Into the Time Machine

An old chestnut popped into my mind as I rode the wrong train home from the meet-up last night. I’d triumphantly chosen the only pub in London not showing the football as our venue, and, having missed that match (I can’t say that I did miss it all that much) began thinking around time travel and catching up with all of the missed, lost games of the 130 years of recognizable football.

It’s hardly an original question. If you had a time machine…

I’d start with 1910, probably at one of Newcastle United’s Crystal Palace FA Cup Finals. I’d watch the greatest team of their era – the one that Herbert Chapman spent his postwar career trying to emulate – then travel back into Central London, taking in a couple of Edwardian pubs along the way to taste the beer, then ride the young London Underground to Paddington and take the pre-grouping Great Western down to the West Country. I’d buy autochrome film and walk through the East End. I’d walk white untarmacadamed roads and jump out of the way of the occasional passing car.

And then on to 1925. I’d watch and film Dixie Dean. Catch silent movies in young, unblemished prints, spend a day at Lickey Incline, cross the Atlantic in steerage and watch the ship enter New York in its golden age. Drink the night away with Armstrong and Ellington.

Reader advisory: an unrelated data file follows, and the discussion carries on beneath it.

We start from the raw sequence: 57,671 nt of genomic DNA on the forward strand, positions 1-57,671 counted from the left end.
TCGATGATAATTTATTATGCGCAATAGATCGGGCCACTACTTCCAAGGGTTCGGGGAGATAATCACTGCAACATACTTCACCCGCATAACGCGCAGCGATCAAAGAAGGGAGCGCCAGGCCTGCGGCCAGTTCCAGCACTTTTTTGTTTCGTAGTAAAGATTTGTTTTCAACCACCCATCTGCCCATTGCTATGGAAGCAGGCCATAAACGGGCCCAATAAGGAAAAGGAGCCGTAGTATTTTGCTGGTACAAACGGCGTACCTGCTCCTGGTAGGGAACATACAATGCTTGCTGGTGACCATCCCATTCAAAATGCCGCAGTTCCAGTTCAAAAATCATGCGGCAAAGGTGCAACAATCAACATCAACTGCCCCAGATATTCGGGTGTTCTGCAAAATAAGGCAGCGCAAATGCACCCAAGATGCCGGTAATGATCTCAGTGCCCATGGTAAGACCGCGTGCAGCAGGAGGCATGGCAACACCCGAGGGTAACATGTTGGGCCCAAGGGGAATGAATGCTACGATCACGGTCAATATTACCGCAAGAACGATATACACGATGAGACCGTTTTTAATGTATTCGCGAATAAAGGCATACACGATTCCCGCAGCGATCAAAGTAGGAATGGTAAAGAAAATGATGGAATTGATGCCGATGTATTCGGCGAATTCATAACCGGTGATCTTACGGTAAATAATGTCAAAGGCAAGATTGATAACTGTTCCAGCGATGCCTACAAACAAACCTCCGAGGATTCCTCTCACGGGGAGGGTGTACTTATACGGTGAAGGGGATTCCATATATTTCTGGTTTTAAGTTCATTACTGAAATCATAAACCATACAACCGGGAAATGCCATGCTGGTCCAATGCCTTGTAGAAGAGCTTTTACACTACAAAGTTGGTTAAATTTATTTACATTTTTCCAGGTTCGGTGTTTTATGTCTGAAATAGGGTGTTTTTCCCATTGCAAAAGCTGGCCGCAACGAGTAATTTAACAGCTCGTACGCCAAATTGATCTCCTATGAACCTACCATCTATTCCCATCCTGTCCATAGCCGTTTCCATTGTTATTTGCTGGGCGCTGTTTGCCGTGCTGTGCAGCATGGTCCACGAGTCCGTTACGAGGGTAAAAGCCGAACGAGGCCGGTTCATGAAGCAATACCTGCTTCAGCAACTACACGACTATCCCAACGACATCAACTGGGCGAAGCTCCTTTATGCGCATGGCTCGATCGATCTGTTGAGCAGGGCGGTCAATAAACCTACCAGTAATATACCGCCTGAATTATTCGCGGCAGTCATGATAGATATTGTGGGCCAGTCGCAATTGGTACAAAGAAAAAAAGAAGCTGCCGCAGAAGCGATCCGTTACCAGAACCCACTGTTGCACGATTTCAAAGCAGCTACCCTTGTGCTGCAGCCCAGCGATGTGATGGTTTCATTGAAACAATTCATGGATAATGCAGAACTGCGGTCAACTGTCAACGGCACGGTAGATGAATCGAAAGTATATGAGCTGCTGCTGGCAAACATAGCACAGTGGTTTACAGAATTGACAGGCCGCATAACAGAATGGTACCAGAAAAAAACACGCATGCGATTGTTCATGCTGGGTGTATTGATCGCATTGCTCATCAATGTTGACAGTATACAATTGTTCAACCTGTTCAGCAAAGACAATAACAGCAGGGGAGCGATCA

Then Portugal 0 England 10 in 1947; Arsenal v Manchester United February 1958; buy my 1965-6 Old Trafford season ticket.

And then back to 1910, park the time machine in a shed, cover it with a tarpaulin, turn my back on it, and walk away…

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3 responses to “Into the Time Machine

  1. Hmm, so you’d stay in 1910? And still get to live through war, depression, war, austerity, bad dentistry, poor medical science, lack of deodorant and lack of good food etc etc? Depending how young you are, you might even get to die in that first war.

    Imperfect as it is, I prefer the modern age…

  2. Yes, as I’ve come to the conclusion that peace and rest are (a) the exception to the rule (b) less conducive to happiness than many people realize. I’ve had bad dentistry, lost people to poor medical science, remember the days before men used deoderant, endured British food, and lived through the last recession in unheated accommodation unable to afford shoes or enough food(yes), so I suspect I could endure it. As for the War, let’s hope we’ve been spared that one. Clive James once described his luck at living through peace in the twentieth century as resembling that of a clown in a silent film who, when the front of the house falls on him, is spared by the provident positioning of an open window.

    The ’10s were also a time of hope, which is something to value.

  3. Clive James once described his luck at living through peace in the twentieth century as resembling that of a clown in a silent film who, when the front of the house falls on him, is spared by the provident positioning of an open window.

    Back in 1910 you’d have known “that clown” was Buster Keaton. No camera trickery there. That’s th real deal.

    BTW, seen Lileks’ Bleat today (Friday)?